There is another school of thought amongst scientists who counter that the Earth’s diversity has not been dramatically threatened. As per them, it is slowly entering an episode of biodiversity loss at a pace which gives us sufficient time to address the issue or develop measures to counter it.


  • The rapid growth of the human population may seem like a sign of the human race’s success — and it is. We depend on the earth’s natural resources to survive which is the major and growing driver of sixth mass extinction.
  • As extinctions loom, biodiversity warnings fail to resonate with governments. Collaborative efforts by countries are necessary to counter extinction as forest natures have no defined boundaries. This calls for a biodiversity accord as it was done for climate change at the Paris climate agreement
  • Despite the debate on the speed of extinction, there is no doubting the scale of destruction. Human activity has significantly altered three-quarters of the Earth’s land and around two-thirds of the marine environment. We are staring at a man-made disaster of gargantuan dimensions.
  • To cite the Amazon fires of 2019, it is on record that over 906 thousand hectares (2.24×106acres; 9,060 km2; 3,500 sq mi) of rain forest within the Amazon biosphere was burnt down in massive uncontrolled fires deliberately triggered by land-hungry contractors wishing to create vast cattle ranches. The Amazon rain forest is home to one in 10 species on Earth and so the loss of fauna would be incalculable.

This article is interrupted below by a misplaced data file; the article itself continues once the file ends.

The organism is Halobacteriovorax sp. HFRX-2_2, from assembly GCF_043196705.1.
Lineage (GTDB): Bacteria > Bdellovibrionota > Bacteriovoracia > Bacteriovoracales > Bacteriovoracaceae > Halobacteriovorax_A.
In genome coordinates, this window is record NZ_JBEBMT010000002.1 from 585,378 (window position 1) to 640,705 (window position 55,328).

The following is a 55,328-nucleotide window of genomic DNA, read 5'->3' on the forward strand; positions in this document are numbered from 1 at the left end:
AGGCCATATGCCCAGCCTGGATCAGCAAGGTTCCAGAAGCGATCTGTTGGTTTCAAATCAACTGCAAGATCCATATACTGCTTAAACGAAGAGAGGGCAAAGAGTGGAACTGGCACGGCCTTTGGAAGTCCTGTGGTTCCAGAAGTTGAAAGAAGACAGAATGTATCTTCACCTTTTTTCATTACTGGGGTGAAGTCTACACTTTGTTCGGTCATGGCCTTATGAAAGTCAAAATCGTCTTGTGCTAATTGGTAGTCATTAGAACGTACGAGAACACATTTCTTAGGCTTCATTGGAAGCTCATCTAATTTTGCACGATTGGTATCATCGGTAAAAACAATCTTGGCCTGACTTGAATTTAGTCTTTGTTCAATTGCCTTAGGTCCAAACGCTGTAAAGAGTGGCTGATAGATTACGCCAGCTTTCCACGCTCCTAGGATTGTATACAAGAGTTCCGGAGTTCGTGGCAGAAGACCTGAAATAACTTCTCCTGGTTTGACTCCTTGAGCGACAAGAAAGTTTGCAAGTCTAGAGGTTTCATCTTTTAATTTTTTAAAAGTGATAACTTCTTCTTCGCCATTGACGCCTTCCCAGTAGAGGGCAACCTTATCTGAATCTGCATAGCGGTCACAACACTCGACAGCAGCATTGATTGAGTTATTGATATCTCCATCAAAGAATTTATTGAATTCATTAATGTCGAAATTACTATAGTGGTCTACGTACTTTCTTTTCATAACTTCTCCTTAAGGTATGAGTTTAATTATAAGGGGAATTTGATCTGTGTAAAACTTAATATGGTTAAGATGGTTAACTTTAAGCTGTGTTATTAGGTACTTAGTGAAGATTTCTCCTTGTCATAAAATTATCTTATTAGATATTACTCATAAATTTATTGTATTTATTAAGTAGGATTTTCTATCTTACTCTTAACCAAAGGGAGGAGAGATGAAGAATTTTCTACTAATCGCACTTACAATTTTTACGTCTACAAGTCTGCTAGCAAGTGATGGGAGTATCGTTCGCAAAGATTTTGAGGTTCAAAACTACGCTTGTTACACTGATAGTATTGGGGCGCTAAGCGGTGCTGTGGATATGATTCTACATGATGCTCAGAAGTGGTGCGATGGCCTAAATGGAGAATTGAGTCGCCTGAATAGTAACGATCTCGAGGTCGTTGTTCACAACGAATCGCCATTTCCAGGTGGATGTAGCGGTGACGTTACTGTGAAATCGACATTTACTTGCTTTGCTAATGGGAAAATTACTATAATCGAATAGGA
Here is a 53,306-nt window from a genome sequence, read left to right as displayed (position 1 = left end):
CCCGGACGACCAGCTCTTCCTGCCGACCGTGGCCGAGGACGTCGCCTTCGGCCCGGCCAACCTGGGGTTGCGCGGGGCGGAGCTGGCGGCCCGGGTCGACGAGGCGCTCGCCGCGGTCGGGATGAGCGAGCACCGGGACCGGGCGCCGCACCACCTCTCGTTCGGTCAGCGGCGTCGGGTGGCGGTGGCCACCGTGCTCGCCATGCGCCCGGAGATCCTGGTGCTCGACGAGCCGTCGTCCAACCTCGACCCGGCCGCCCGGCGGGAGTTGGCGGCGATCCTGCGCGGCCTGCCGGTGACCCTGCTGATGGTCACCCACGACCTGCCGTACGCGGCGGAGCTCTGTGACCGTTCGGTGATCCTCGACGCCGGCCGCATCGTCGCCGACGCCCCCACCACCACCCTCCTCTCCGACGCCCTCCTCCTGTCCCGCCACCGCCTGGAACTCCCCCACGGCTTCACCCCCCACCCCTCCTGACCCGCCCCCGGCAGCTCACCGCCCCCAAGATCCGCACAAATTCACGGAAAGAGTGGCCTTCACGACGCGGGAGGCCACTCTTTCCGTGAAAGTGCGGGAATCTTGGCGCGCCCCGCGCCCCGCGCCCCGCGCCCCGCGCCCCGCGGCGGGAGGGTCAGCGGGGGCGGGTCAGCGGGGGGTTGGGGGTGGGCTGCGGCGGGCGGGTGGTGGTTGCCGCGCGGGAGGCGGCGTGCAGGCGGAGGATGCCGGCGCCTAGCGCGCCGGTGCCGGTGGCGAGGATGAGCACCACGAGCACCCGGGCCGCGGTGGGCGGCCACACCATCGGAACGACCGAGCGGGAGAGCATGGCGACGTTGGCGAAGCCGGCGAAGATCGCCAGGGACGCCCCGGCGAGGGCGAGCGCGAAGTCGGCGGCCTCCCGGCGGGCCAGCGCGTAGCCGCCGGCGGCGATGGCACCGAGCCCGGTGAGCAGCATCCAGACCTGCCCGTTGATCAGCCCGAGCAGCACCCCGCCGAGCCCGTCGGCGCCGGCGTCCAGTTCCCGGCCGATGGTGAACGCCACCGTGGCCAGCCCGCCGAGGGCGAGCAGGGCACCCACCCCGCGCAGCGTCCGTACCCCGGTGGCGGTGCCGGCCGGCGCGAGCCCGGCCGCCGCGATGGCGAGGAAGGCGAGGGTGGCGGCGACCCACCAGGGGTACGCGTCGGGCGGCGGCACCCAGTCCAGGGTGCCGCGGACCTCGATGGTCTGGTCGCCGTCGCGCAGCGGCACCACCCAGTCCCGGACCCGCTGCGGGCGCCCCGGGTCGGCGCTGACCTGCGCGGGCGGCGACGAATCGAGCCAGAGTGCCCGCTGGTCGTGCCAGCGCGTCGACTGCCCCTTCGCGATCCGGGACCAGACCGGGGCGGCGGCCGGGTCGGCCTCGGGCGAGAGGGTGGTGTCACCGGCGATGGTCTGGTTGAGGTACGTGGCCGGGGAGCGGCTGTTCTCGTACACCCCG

• Similarly, in the ongoing Australian bush fires caused by rising global temperatures, biologists fear over 2.3 million animals may have perished.
  • More worrying is the fact that Defaunation (the global, local or functional extinction of animal populations or species from ecological communities) has its impact on disease transmission in human and animals in different ways, mainly by changing the abundance, behaviour, and competence of hosts as also causing food supply shortages
  • People who rely most directly on ecosystem services, such as subsistence farmers, the rural poor, and traditional societies, face the most serious and immediate risks from biodiversity loss.
  • In order to assist policy decisions and negotiation among different local, national, and international stakeholders, a considerable advance is needed in the evaluation and accounting of ecosystem services. The challenge here is to find ways to identify and monitor services that are as concrete as possible.
  • Biodiversity losses can potentially cause a flood of migrations leading to instability and conflicts.
  • Most of the concrete actions to slow down biodiversity loss fall under the domain of policymaking by governments and the civil society. However, the scientific community still needs to fill crucial knowledge gaps.